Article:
When it comes to history, politicians and generals get all the glory, but no one gives credit to the engineers.
Stephen Harriman Long and John Edgar Thomson are two examples. Were it not for Long, Chattanooga might not exist. On the other hand, Shelbyville might be a large city today had it not been for Thomson.
Here’s the background: Georgia was about 10 years ahead of Tennessee when it came to building railroads. By the mid-1830s, the Peach State had several railroads in the works with names such as the Central of Georgia Railroad, Monroe Railroad and Georgia Railroad. All three were intended to link the Atlantic Coast and Savannah River with points in the interior of that state.
Then, in 1836, the Georgia government started the Western and Atlantic Railroad. The idea of the W&A was to connect the interior of the state to the Tennessee River. The W&A hired Stephen Harriman Long — who had engineered large parts of the Baltimore and Ohio Railroad — to be its lead surveyor.
Sometime in the late 1830s, a member of Long’s team drove a stake in the ground 7 miles east of the Chattahoochee River in Fulton County, Georgia. The town that grew up around “Zero Mile Post” was originally called Terminus.
Long and his colleagues then surveyed the best route to connect Terminus to the Tennessee River. They had two main choices. One was for the railroad to head west to Gunter’s Landing — a place in northeast Alabama where the Tennessee River turns from a southwest heading to a due west heading. The other was for the railroad to head northwest to Ross’s Landing — a place in southeast Tennessee where the river also turns from a southwest heading to a due west heading.
Long recommended Ross’s Landing. His report was published in the September 18, 1839, (Nashville) Republican Banner. It pointed out that:
- The Gunter’s Landing route would be about 45 miles longer than the Ross’s Landing route.
- The Gunter’s Landing route would have to pass over Alabama’s Sand Mountain, “which can only be crossed by means of three, perhaps four, inclined planes, at an ascent of more than 100 feet per mile.”
- Gunter’s Landing was more likely to flood than Ross’s Landing.
Officials also favored Ross’s Landing over Gunter’s Landing because of a belief that a private company would soon build another railroad heading southeast from Nashville to hook up with it.
The railroad went with Stephen Long’s recommendations, and to summarize:
- The town that sprung up at the former site of Ross’s Landing became officially known as Chattanooga.
- Gunter’s Landing later changed its name to Guntersville.
- Terminus changed its name to Marthasville. A few years later, it became known as Atlanta.
Now onto part two of our story:
By the time the Western and Atlantic was being built, engineers and business leaders were already working on the next big thing. A railroad that would connect Nashville to the brand-new town of Chattanooga was granted a charter by the Tennessee General Assembly in 1845. However, it wasn’t obvious what route the Nashville and Chattanooga Railroad should take since it would have to cross the Cumberland Plateau and Tennessee River.
The job fell to another engineer — John Edgar Thomson — who surveyed the route from Nashville to Chattanooga in the summer and fall of 1846. Thomson chose a 152-mile path through Rutherford, Bedford, Coffee and Franklin counties where it would pass through a 2,200 foot tunnel. The railroad would then head into north Alabama, where it turned east at the Tennessee River and headed to Chattanooga from there.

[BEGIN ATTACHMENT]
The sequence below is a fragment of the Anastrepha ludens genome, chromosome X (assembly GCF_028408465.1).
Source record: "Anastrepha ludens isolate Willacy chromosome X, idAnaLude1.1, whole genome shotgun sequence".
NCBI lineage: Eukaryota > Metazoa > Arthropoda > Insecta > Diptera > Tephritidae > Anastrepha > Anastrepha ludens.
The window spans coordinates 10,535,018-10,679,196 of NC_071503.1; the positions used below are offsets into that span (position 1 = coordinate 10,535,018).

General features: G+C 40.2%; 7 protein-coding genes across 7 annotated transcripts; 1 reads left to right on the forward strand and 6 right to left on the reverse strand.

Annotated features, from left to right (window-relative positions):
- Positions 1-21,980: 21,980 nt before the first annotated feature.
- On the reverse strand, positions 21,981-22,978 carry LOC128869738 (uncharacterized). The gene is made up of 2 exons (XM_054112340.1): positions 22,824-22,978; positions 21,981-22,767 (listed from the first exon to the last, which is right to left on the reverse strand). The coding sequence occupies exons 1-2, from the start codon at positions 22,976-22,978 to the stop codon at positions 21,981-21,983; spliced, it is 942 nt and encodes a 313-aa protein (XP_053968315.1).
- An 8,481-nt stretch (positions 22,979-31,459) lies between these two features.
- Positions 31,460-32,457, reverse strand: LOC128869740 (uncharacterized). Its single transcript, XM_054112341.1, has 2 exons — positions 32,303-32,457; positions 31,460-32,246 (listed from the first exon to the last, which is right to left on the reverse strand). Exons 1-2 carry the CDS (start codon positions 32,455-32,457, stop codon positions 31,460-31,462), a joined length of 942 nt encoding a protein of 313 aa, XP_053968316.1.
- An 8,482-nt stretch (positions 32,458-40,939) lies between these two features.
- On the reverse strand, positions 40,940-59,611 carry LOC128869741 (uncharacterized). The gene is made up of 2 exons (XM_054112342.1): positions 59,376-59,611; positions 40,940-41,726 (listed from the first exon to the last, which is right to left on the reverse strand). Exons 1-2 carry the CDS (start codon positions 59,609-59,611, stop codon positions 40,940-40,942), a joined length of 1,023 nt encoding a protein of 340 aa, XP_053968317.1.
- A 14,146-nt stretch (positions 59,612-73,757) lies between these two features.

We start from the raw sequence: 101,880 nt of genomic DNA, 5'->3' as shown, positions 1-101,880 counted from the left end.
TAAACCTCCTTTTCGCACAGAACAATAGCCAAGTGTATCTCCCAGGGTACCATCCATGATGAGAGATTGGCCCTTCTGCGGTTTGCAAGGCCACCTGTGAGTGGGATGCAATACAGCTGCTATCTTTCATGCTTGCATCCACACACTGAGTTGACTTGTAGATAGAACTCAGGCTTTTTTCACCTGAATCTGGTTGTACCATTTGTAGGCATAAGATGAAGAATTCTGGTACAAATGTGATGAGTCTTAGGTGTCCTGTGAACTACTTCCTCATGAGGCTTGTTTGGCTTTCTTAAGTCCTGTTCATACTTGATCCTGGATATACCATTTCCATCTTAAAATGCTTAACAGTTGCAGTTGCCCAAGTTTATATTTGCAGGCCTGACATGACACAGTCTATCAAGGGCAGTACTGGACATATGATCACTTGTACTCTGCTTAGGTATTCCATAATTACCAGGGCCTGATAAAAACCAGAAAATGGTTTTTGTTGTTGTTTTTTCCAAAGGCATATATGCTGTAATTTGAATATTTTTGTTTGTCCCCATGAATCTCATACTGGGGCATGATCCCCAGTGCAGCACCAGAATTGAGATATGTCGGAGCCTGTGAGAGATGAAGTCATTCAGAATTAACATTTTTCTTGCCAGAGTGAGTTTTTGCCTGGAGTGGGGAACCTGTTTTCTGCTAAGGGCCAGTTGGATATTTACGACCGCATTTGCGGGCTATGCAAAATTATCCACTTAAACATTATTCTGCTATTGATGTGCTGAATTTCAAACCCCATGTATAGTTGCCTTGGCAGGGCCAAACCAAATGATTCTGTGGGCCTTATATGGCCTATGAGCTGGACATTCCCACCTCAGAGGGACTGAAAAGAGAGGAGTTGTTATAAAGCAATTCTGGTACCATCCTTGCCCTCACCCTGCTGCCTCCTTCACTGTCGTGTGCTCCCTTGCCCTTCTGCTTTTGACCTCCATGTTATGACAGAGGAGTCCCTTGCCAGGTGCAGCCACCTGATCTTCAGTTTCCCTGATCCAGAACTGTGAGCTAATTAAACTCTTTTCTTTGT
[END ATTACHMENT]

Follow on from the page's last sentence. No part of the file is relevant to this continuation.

There was a lot of hemming and hawing about Thomson’s route at the time — and not without reason. Murfreesboro was fine with it since the railroad would go right through that town. However, Shelbyville was not. And remember that in 1830, Bedford County had the highest population of any county in Tennessee (30,244) — higher than Davidson and twice the population of Knox.
However, Thomson was simply trying to build a railroad as inexpensively as he could. Having decided the site of the Franklin County tunnel, Thomson decided it made sense for the railroad to cross the Elk River, Duck River and all the gaps in the hills using a path that didn’t go through Shelbyville. His route passed through the Bedford County communities of Wartrace and Bell Buckle — but not Shelbyville, which had to be satisfied with a 10-mile branch line to the Wartrace Depot.
Despite protests from Shelbyville, the Nashville and Chattanooga Railroad went with Thomson’s recommendation. And although it wasn’t obvious to everyone at the time, this was a major turning point for Bedford County. After the Civil War, thanks to their status as railroad hubs, Shelby, Davidson, Hamilton and Knox emerged as Tennessee’s most populous counties. But by 1900, Bedford County would fall from first to 19th in population among Tennessee counties.
Shelbyville wasn’t the only town affected by Thomson’s route. A new town called Cowan was surveyed and laid out near where the tunnel was dug. In the 1850s, railroad executives organized two new towns at railroad stops called Tullahoma and Decherd. After the war, other towns along the route such as Smyrna would be incorporated. On the Alabama side of the mountain, both Stevenson and Bridgeport owe their existence to Thomson’s chosen route.
In conclusion, engineers Stephen Harriman Long and John Edgar Thomson had a lot to do with either the existence or the current size of the Tennessee communities of Nashville, Chattanooga, Shelbyville, Murfreesboro, Smyrna, Tullahoma, Decherd and Cowan and the Alabama communities of Guntersville, Stevenson and Bridgeport. However, I’m not sure how much either man reflected on this. Long’s Wikipedia page is dominated by his career as a Western explorer while Thomson is remembered as the president of the Pennsylvania Railroad. So as much as it pains me to admit this, the impact they made to the Tennessee and Alabama maps might have never crossed their minds.